Category Archives: How To

How to Choose – A Kitchen Sink

Remodeling your kitchen? There are a lot of choices to be made – countertops, cabinets, flooring, hardware, appliances, lighting, etc.  The list goes on! You use your kitchen – and the sink – everyday, so it’s important to get the right one for you. Here’s a list of 5 types of sinks – starting with the three we install most often:


  • Made from an engineered material made up of either granite or quartz dust and acrylic resin
  • A lot of color options allowing you to easily blend your sink with your countertops
  • Durable
  • Heat resistant

Stainless Steel

  • Very common, and for good reason
  • Can be affordable
  • Durable
  • Easy to clean
  • Have a bit of “give” to them – if you are worried about dropping/breaking dishes in the sink then stainless could be a good choice
  • Can show water spots more easily
  • Only come in one color so if you want a sink that really blends in with your countertops, this may not be the sink for you.

Cast Iron

  • Made from cast iron with a layer porcelain enamel on top
  • Enameled hard top finish but can be repaired
  • Very heavy – which is not problem if we are installing for you!
  • These sinks do take a bit more effort to maintain as they can be prone to staining, but if you rinse it out after each use you shouldn’t have any problems and your investment will last for years!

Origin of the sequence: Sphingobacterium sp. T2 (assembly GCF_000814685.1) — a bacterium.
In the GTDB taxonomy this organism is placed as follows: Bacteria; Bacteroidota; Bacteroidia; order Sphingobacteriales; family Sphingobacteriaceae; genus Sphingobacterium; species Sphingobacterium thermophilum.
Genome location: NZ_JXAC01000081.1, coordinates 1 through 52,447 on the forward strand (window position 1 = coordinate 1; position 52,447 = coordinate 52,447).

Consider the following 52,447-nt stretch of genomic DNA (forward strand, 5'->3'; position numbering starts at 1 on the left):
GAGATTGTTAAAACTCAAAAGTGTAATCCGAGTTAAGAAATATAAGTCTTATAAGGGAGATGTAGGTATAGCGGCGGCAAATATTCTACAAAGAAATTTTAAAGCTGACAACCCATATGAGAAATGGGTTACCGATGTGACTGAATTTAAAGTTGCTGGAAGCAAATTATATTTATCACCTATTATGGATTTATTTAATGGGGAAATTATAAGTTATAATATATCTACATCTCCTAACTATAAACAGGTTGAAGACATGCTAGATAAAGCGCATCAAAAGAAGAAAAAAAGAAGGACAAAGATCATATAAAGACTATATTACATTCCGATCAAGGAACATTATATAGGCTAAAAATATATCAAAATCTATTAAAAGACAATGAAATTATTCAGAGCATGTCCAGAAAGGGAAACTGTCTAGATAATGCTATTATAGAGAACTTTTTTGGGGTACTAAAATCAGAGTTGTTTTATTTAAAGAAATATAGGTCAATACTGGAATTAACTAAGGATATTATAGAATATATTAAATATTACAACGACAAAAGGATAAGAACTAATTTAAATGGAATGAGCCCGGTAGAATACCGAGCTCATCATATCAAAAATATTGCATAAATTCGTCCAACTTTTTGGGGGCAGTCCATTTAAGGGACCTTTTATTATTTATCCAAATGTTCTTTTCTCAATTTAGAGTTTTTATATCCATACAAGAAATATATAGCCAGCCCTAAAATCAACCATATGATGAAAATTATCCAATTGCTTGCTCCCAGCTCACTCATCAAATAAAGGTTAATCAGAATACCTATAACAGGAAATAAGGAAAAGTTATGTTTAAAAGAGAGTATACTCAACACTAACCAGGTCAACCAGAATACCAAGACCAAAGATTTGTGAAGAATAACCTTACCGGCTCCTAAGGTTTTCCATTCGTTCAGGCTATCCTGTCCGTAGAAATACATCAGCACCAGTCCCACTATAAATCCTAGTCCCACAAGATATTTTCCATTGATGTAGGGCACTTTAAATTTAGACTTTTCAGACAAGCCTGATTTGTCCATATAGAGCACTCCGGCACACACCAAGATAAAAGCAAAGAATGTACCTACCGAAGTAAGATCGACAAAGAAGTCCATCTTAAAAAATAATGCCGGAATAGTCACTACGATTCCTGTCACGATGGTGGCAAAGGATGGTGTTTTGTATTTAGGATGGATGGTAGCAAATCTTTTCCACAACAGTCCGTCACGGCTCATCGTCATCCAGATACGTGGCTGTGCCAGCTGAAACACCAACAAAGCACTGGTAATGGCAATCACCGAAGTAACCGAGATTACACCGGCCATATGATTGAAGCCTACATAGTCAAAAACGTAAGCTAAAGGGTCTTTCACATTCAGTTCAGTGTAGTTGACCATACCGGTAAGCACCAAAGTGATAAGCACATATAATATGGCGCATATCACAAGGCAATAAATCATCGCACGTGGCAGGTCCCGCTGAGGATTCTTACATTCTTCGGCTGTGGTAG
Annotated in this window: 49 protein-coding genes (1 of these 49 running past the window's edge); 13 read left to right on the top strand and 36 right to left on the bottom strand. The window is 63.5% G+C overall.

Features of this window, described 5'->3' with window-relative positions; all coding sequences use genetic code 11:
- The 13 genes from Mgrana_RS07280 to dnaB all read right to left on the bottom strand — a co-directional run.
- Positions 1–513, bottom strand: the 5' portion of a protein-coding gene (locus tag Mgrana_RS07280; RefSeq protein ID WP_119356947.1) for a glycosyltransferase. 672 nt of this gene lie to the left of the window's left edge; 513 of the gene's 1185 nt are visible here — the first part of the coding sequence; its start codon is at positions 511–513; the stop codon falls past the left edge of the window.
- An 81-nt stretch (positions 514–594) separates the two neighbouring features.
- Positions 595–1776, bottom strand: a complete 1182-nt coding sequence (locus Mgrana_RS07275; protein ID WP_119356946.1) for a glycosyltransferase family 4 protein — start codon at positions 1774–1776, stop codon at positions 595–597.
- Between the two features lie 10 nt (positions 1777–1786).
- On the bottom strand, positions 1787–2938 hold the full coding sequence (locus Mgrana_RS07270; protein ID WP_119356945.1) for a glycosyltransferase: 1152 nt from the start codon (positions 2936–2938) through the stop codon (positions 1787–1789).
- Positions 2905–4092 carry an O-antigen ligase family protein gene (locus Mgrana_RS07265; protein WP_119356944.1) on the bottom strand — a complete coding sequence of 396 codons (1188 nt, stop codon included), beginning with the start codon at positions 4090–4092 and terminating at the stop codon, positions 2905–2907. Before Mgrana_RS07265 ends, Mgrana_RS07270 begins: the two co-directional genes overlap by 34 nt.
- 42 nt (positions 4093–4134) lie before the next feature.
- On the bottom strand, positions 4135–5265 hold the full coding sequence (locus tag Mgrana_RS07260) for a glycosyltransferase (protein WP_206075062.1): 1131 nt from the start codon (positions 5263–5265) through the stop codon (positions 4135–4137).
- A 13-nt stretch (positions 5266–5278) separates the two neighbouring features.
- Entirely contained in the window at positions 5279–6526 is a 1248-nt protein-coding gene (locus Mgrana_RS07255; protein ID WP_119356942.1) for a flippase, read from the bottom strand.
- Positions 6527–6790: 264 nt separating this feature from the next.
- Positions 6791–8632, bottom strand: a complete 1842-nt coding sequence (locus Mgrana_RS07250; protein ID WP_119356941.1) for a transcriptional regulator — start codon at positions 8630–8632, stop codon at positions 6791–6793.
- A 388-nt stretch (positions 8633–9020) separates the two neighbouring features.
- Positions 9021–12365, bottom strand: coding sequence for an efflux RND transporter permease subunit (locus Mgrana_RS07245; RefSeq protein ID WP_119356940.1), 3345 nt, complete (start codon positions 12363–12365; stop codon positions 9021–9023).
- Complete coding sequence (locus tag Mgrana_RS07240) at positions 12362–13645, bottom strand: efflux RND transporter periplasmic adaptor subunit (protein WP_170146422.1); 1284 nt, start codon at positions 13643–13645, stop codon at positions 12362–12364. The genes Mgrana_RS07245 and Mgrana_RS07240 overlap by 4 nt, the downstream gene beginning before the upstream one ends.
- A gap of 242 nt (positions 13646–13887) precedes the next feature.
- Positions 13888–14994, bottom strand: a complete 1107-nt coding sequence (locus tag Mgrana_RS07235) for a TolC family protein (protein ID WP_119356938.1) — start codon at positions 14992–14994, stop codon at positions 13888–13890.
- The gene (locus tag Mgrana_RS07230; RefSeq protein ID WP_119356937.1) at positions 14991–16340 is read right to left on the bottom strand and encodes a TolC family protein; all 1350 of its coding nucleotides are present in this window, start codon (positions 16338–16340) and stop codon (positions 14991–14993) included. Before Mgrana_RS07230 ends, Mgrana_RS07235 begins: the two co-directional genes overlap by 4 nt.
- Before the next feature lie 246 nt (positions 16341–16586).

• A beautiful way to bring character into your kitchen
  • They are expensive and require a bit more maintenance
  • Come in a variety of finishes/configurations
  • Have a “living finish” – they develop a patina over time (although this can be stripped off and the sink’s finish can be sealed).


  • Ceramic, molded sinks
  • Fired at a very high heat to make them extremely durable

At Becker Building & Remodeling, our design-build process walks you through all these steps during your project design to help you be an educated decision-maker when it comes to the selections for your remodel.  If you’re interested in a remodel project, start the conversation with us by filling out our online form

How to Clean Stainless Steel

Let’s talk about stainless steel appliances.

Stainless steel is the most common finish for appliances and looks great – especially when it is shiny and smudge free. So, we’ve compiled a list of dos and don’ts for cleaning your appliances to keep them looking new!